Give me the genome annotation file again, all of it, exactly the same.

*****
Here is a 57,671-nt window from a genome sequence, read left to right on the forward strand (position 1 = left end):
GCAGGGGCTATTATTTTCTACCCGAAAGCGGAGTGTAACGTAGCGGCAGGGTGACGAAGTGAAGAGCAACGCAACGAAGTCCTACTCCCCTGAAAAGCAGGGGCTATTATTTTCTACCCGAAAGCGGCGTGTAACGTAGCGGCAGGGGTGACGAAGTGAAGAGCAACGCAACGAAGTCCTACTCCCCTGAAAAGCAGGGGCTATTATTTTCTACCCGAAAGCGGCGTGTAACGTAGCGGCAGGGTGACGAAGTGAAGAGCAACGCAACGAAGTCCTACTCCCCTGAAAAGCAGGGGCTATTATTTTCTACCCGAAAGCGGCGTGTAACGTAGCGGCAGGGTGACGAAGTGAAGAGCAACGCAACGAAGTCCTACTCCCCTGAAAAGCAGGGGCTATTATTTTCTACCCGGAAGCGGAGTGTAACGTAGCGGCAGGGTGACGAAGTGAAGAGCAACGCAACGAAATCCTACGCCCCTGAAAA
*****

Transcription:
Here is a 57,671-nt window from a genome sequence, read left to right on the forward strand (position 1 = left end):
GCAGGGGCTATTATTTTCTACCCGAAAGCGGAGTGTAACGTAGCGGCAGGGTGACGAAGTGAAGAGCAACGCAACGAAGTCCTACTCCCCTGAAAAGCAGGGGCTATTATTTTCTACCCGAAAGCGGCGTGTAACGTAGCGGCAGGGGTGACGAAGTGAAGAGCAACGCAACGAAGTCCTACTCCCCTGAAAAGCAGGGGCTATTATTTTCTACCCGAAAGCGGCGTGTAACGTAGCGGCAGGGTGACGAAGTGAAGAGCAACGCAACGAAGTCCTACTCCCCTGAAAAGCAGGGGCTATTATTTTCTACCCGAAAGCGGCGTGTAACGTAGCGGCAGGGTGACGAAGTGAAGAGCAACGCAACGAAGTCCTACTCCCCTGAAAAGCAGGGGCTATTATTTTCTACCCGGAAGCGGAGTGTAACGTAGCGGCAGGGTGACGAAGTGAAGAGCAACGCAACGAAATCCTACGCCCCTGAAAA